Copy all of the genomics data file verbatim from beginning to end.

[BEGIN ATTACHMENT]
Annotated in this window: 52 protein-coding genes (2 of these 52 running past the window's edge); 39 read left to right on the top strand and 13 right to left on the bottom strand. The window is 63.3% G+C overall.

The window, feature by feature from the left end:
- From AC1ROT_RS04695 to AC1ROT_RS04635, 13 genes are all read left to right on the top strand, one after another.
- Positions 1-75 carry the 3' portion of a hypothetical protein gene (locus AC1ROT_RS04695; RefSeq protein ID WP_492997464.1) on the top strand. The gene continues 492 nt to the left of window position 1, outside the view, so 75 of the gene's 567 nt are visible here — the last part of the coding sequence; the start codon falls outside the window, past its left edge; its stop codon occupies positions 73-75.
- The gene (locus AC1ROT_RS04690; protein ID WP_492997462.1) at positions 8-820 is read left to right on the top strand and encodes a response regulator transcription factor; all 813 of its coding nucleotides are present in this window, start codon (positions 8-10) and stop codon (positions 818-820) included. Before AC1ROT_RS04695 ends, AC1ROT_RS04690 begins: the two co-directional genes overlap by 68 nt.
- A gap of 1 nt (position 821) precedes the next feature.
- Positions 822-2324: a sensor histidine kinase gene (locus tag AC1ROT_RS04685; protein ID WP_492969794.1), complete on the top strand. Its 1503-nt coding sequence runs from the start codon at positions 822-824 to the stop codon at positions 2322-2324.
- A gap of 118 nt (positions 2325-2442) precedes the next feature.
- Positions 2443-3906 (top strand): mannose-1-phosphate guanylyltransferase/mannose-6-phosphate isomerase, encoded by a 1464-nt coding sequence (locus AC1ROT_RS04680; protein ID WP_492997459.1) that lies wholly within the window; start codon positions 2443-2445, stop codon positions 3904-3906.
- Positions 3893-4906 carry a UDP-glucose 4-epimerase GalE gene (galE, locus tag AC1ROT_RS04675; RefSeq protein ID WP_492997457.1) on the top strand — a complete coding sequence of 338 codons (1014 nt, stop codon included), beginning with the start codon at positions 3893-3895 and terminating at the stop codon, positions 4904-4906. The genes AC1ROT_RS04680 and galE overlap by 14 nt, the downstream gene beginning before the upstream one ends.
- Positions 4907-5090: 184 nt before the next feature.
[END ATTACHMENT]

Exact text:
Annotated in this window: 52 protein-coding genes (2 of these 52 running past the window's edge); 39 read left to right on the top strand and 13 right to left on the bottom strand. The window is 63.3% G+C overall.

The window, feature by feature from the left end:
- From AC1ROT_RS04695 to AC1ROT_RS04635, 13 genes are all read left to right on the top strand, one after another.
- Positions 1-75 carry the 3' portion of a hypothetical protein gene (locus AC1ROT_RS04695; RefSeq protein ID WP_492997464.1) on the top strand. The gene continues 492 nt to the left of window position 1, outside the view, so 75 of the gene's 567 nt are visible here — the last part of the coding sequence; the start codon falls outside the window, past its left edge; its stop codon occupies positions 73-75.
- The gene (locus AC1ROT_RS04690; protein ID WP_492997462.1) at positions 8-820 is read left to right on the top strand and encodes a response regulator transcription factor; all 813 of its coding nucleotides are present in this window, start codon (positions 8-10) and stop codon (positions 818-820) included. Before AC1ROT_RS04695 ends, AC1ROT_RS04690 begins: the two co-directional genes overlap by 68 nt.
- A gap of 1 nt (position 821) precedes the next feature.
- Positions 822-2324: a sensor histidine kinase gene (locus tag AC1ROT_RS04685; protein ID WP_492969794.1), complete on the top strand. Its 1503-nt coding sequence runs from the start codon at positions 822-824 to the stop codon at positions 2322-2324.
- A gap of 118 nt (positions 2325-2442) precedes the next feature.
- Positions 2443-3906 (top strand): mannose-1-phosphate guanylyltransferase/mannose-6-phosphate isomerase, encoded by a 1464-nt coding sequence (locus AC1ROT_RS04680; protein ID WP_492997459.1) that lies wholly within the window; start codon positions 2443-2445, stop codon positions 3904-3906.
- Positions 3893-4906 carry a UDP-glucose 4-epimerase GalE gene (galE, locus tag AC1ROT_RS04675; RefSeq protein ID WP_492997457.1) on the top strand — a complete coding sequence of 338 codons (1014 nt, stop codon included), beginning with the start codon at positions 3893-3895 and terminating at the stop codon, positions 4904-4906. The genes AC1ROT_RS04680 and galE overlap by 14 nt, the downstream gene beginning before the upstream one ends.
- Positions 4907-5090: 184 nt before the next feature.